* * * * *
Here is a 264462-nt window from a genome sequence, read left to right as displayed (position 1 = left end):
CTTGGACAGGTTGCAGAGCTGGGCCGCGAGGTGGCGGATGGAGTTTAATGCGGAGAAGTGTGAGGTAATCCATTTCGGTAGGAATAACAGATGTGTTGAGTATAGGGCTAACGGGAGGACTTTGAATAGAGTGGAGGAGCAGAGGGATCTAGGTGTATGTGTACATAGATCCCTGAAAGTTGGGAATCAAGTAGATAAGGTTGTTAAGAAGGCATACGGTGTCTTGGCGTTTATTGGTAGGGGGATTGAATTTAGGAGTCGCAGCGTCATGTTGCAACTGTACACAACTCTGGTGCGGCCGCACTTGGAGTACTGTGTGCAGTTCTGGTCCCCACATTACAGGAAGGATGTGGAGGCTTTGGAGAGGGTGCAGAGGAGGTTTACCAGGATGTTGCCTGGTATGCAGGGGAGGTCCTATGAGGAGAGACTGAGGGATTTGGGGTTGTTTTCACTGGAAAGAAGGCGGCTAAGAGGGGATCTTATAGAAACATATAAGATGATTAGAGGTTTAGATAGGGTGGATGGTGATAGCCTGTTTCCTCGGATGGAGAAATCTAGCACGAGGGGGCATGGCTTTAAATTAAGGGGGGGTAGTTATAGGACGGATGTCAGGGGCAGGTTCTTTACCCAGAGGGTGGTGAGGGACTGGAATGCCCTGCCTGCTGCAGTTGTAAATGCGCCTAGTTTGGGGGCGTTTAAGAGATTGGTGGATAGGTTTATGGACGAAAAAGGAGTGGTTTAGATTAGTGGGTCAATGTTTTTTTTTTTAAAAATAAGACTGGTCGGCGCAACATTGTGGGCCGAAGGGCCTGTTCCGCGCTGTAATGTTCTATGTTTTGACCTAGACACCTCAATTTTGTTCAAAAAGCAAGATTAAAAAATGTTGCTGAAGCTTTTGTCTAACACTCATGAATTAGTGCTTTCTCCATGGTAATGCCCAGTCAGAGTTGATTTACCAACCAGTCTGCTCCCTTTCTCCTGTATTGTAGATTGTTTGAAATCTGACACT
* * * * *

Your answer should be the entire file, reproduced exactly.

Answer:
Here is a 264462-nt window from a genome sequence, read left to right as displayed (position 1 = left end):
CTTGGACAGGTTGCAGAGCTGGGCCGCGAGGTGGCGGATGGAGTTTAATGCGGAGAAGTGTGAGGTAATCCATTTCGGTAGGAATAACAGATGTGTTGAGTATAGGGCTAACGGGAGGACTTTGAATAGAGTGGAGGAGCAGAGGGATCTAGGTGTATGTGTACATAGATCCCTGAAAGTTGGGAATCAAGTAGATAAGGTTGTTAAGAAGGCATACGGTGTCTTGGCGTTTATTGGTAGGGGGATTGAATTTAGGAGTCGCAGCGTCATGTTGCAACTGTACACAACTCTGGTGCGGCCGCACTTGGAGTACTGTGTGCAGTTCTGGTCCCCACATTACAGGAAGGATGTGGAGGCTTTGGAGAGGGTGCAGAGGAGGTTTACCAGGATGTTGCCTGGTATGCAGGGGAGGTCCTATGAGGAGAGACTGAGGGATTTGGGGTTGTTTTCACTGGAAAGAAGGCGGCTAAGAGGGGATCTTATAGAAACATATAAGATGATTAGAGGTTTAGATAGGGTGGATGGTGATAGCCTGTTTCCTCGGATGGAGAAATCTAGCACGAGGGGGCATGGCTTTAAATTAAGGGGGGGTAGTTATAGGACGGATGTCAGGGGCAGGTTCTTTACCCAGAGGGTGGTGAGGGACTGGAATGCCCTGCCTGCTGCAGTTGTAAATGCGCCTAGTTTGGGGGCGTTTAAGAGATTGGTGGATAGGTTTATGGACGAAAAAGGAGTGGTTTAGATTAGTGGGTCAATGTTTTTTTTTTTAAAAATAAGACTGGTCGGCGCAACATTGTGGGCCGAAGGGCCTGTTCCGCGCTGTAATGTTCTATGTTTTGACCTAGACACCTCAATTTTGTTCAAAAAGCAAGATTAAAAAATGTTGCTGAAGCTTTTGTCTAACACTCATGAATTAGTGCTTTCTCCATGGTAATGCCCAGTCAGAGTTGATTTACCAACCAGTCTGCTCCCTTTCTCCTGTATTGTAGATTGTTTGAAATCTGACACT